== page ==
I’ve been following closely the recent attempts by the domestic oligarchy in charge of the corporatist-facist state we call America to create a new housing bubble for several years now. For a little while, I was merely confused as to how prices were starting to rise when college graduates have no jobs and are six figures in debt, while at the same time real incomes are dropping for the rest of the populace. Rather quickly, the pieces starting falling into place. It became clear that the primary demand in the market was not from new families or recent college grads. Nope, it was pretty much all financial oligarchs with private equity firms buying up properties in bulk as “investments.” An entire asset class of “buy to rent” was born. I tweeted the following a few days ago:
I can sum up the housing market like this. Rich baby boomers with PE firms outbidding each other as they enter the dementia phase of their lives.
I firmly believe that the above statement sums up what is now the primary backbone of the latest housing bubble. Alas, there is more. On top of these boomers that know nothing other than real estate and financial speculation, there is a flood of foreign money, in many cases criminal money, being laundered into U.S. real estate. We discover that this foreign cash is now preventing regular citizens from buying or even renting in the San Francisco Bay Area. From Mercury News:
Many homes that would be purchased in a normal market by average buyers are ending up in the hands of cash-paying absentee owners, typically investors, according to the real estate information company DataQuick. That’s especially true of foreclosures and lower-priced homes and condos.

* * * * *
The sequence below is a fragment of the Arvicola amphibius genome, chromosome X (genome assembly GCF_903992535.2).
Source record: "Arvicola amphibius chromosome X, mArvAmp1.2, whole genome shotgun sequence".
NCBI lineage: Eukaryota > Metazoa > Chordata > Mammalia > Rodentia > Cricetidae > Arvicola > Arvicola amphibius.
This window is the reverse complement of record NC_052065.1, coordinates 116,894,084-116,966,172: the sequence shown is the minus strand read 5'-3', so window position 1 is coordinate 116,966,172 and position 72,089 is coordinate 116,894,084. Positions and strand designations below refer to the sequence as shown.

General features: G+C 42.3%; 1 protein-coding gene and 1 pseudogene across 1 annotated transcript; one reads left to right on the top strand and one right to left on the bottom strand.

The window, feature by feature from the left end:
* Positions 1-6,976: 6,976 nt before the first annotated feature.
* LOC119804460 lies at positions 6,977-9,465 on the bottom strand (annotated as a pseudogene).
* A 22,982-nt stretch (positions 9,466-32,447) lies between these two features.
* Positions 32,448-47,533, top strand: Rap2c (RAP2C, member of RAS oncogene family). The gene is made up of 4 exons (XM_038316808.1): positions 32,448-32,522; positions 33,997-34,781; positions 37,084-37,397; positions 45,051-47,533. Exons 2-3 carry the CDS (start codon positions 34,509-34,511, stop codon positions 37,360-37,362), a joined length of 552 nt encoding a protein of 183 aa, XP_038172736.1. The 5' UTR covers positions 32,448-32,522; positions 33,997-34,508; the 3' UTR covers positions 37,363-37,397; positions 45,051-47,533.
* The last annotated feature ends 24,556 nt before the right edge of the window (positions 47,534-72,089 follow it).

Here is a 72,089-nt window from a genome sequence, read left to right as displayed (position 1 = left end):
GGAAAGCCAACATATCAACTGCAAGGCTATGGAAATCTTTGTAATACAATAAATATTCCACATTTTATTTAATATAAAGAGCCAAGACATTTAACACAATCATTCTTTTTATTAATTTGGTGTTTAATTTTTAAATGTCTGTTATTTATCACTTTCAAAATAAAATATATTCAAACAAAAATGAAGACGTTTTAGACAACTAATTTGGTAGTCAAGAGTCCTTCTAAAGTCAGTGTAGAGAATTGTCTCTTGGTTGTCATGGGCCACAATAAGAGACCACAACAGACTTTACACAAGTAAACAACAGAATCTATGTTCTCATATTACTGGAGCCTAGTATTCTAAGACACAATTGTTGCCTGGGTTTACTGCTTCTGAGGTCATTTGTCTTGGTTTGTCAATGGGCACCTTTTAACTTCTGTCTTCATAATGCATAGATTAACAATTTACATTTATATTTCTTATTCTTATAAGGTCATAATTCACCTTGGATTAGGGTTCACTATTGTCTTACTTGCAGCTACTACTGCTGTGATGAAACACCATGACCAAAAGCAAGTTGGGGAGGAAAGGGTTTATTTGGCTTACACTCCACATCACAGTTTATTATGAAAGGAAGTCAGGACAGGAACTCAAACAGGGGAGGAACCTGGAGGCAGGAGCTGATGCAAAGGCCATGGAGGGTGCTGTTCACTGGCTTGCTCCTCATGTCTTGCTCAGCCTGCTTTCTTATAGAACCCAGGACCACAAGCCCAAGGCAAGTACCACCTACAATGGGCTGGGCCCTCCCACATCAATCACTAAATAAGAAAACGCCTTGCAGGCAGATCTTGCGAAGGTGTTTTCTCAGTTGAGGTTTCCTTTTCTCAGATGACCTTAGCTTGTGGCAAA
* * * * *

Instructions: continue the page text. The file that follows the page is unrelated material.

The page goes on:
David Yang, 36, who works in solar power, is moving into a home in South San Jose — the 10th one he bid on in five months of looking. “Every house in a good neighborhood probably will receive 20 to 30 offers,” he said. “It’s really crazy.”
His agent, Sharmila Banerjee, said that “cash is coming from China, India, Russia, but there can be difficulties transferring money from outside the country.” When one such deal fell through, another one of her clients had his offer accepted, she said.
In February, 1,044 houses and condos — 28 percent of the sales — in the counties of Santa Clara, San Mateo, Alameda and Contra Costa were bought by absentee buyers. That is the highest percentage since DataQuick began tracking them in 2000. In Contra Costa County, absentee buyers were 35 percent of the sales.
Real estate agent Melissa Haugh said everyone in her office was stunned at the price, paid in cash, for a Santa Clara fixer-upper.
“The house had a rat infestation, there were holes in the walls, windows that leaked, mold around windows, water damage to floors. It needed $100,000 in work,” she said.